Is the EU today’s biggest threat to Southern US forests?
On the occasion of the National Day of Action, thousands of people across the US are coming together today to put out a call to save US Southern Forests. In Virginia, people are taking action at a wood products industry meeting, the Twitter sphere is being filled with #SOSForests messages and over 10 000 pledges have already been sent to policy makers. But what does this have to do with us in Europe?
These US citizens are pleading for EU decision makers to change the EU energy policies that are driving a growing rate of forest loggings in the Southern US. The region already hosts 20 wood pellet facilities, 33 new ones are being proposed and new ports are being built – all driven by the demand for bioenergy in the EU. And all subsidized by EU citizens.
EU renewables policies set no requirements for the kind of wood and other biomass to be used to fulfill EU’s renewable energy targets by 2020. As a result, EU countries such as the UK, the Netherlands and Belgium, with little biomass resources of their own and the sea nearby, have started to import increasing amounts of wood pellets from North America. This means that trees are being cut, taken to a mill, pelletized and shipped across the whole Atlantic just to be burnt in the name of reducing global warming.
It seems that climate change has become a double threat to the wildlife in US forests. BirdLife’s Partner in the US Audubon published the striking results of their new extensive research. Audubon’s findings classify 314 species—nearly half of all North American birds—as severely threatened by global warming and at the risk of facing extinction by 2080. Paradoxically, vital bird habitats for these species are being destroyed by an ill-designed attempt to address climate change: the bottomland forests of Southern US are some of the most diverse forests remaining in North America, hosting at least 30 bird species of conservation concern such as the Cerulean and teh Prothonotary Warbler. But, these forests and the wildlife they are home to are facing a growing threat with the development of the pellet industry in the region.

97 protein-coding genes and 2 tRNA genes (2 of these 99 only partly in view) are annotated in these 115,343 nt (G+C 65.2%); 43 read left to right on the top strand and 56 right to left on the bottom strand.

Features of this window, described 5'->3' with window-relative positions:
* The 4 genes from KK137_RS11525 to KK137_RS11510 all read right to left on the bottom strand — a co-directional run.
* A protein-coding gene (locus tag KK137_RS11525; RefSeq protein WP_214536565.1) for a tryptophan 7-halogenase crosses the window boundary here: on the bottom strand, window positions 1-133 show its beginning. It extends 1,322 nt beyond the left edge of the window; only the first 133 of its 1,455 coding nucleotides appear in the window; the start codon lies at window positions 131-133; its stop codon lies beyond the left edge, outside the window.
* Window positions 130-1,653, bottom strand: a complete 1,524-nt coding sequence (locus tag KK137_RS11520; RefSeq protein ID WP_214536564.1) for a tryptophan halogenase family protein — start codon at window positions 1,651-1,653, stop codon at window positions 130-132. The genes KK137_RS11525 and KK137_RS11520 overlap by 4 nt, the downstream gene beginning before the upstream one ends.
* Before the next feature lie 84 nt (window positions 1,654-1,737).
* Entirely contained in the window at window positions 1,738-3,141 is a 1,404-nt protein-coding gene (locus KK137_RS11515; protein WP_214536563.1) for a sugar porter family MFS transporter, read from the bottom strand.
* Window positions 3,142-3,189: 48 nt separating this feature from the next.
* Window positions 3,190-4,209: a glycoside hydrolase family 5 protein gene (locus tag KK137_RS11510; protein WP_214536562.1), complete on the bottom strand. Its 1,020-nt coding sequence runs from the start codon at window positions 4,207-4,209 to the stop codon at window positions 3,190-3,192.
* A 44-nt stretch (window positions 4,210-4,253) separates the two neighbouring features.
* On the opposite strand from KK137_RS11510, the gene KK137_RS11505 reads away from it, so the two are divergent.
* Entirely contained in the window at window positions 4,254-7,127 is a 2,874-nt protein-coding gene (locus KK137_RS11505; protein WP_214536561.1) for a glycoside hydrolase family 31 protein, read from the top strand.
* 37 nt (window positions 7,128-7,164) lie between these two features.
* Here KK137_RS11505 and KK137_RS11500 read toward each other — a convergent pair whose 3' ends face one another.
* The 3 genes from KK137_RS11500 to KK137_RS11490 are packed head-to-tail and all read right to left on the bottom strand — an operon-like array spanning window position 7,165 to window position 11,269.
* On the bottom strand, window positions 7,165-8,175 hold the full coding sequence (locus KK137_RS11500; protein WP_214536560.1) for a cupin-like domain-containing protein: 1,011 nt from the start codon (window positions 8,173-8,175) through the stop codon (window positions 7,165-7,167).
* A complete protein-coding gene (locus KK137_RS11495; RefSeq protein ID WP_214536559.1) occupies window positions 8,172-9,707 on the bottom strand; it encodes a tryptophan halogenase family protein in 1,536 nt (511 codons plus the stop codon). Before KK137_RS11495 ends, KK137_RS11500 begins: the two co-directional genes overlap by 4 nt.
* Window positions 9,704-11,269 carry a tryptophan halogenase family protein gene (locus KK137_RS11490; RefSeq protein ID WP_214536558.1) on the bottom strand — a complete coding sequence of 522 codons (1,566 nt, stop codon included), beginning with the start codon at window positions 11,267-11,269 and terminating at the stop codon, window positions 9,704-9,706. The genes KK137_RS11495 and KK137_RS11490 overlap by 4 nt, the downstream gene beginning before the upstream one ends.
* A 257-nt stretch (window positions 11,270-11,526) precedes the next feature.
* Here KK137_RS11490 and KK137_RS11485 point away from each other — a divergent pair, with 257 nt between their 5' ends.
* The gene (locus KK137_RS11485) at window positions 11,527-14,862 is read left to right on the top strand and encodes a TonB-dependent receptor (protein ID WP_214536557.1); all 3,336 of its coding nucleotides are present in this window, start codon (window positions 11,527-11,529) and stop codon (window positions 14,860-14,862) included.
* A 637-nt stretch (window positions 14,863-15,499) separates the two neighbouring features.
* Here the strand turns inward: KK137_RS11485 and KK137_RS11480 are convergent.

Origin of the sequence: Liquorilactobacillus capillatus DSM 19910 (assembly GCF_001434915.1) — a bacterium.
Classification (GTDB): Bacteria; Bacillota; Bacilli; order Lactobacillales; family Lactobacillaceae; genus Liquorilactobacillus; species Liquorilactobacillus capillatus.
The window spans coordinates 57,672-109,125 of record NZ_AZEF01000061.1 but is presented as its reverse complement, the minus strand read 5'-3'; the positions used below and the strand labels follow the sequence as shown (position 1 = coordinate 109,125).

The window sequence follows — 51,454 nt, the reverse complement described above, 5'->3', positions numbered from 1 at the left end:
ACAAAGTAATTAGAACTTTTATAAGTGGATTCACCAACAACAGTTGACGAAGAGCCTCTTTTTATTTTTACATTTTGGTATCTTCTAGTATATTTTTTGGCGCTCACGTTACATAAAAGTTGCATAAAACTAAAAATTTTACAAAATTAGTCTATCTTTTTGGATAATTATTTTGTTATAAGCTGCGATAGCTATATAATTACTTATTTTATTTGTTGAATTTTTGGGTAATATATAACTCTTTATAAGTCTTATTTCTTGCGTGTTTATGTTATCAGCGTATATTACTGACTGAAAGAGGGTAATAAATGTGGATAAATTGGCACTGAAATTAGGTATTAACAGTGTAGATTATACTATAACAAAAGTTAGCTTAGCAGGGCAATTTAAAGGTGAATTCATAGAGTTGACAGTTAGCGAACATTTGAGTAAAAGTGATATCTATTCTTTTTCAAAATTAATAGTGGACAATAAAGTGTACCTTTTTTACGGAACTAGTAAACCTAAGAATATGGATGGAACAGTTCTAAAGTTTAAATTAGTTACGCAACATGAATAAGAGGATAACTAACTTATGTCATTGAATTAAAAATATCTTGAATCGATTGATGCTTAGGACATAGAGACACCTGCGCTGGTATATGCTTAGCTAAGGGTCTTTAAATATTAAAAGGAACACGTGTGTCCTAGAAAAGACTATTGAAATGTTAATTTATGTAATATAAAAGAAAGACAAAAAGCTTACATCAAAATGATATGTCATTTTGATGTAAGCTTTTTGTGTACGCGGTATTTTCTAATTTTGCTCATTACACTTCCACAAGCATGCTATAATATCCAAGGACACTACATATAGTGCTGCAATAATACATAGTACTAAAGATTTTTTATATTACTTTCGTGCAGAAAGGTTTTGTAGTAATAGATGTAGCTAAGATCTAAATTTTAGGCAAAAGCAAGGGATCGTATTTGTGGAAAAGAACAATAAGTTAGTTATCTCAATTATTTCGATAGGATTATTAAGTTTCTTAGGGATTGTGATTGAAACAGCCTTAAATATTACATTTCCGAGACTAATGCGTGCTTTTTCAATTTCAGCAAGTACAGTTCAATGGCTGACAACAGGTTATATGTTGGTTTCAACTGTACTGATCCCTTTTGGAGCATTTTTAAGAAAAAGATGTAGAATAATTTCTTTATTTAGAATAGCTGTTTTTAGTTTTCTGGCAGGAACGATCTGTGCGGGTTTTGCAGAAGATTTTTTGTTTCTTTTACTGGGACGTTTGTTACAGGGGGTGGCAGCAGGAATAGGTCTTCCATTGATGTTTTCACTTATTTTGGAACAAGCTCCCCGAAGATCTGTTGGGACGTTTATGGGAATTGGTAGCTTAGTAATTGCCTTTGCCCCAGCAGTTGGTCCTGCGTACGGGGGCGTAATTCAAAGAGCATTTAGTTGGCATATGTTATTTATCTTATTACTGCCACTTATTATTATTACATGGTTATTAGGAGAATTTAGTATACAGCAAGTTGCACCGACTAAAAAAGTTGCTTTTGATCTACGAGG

Fighting climate change cannot and doesn’t need to mean sacrificing our forests and their immense diversity on which we depend on. The sacrifice would be even more senseless as scientific evidence and understanding growing to show that not all woody bioenergy actually helps us to fight climate change.
Luckily EU’s new climate and renewable energy policies from 2020 to 2030 are currently being negotiated and we have a chance to make the way we use bioenergy become sustainable.
BirdLife Europe is joining Audubon’s, other conservation organisations’ and thousands of US citizens’ call to ‘Save Our Southern Forests’ and asking the EU decision makers to limit and put safeguards on the way we use wood and biomass for energy.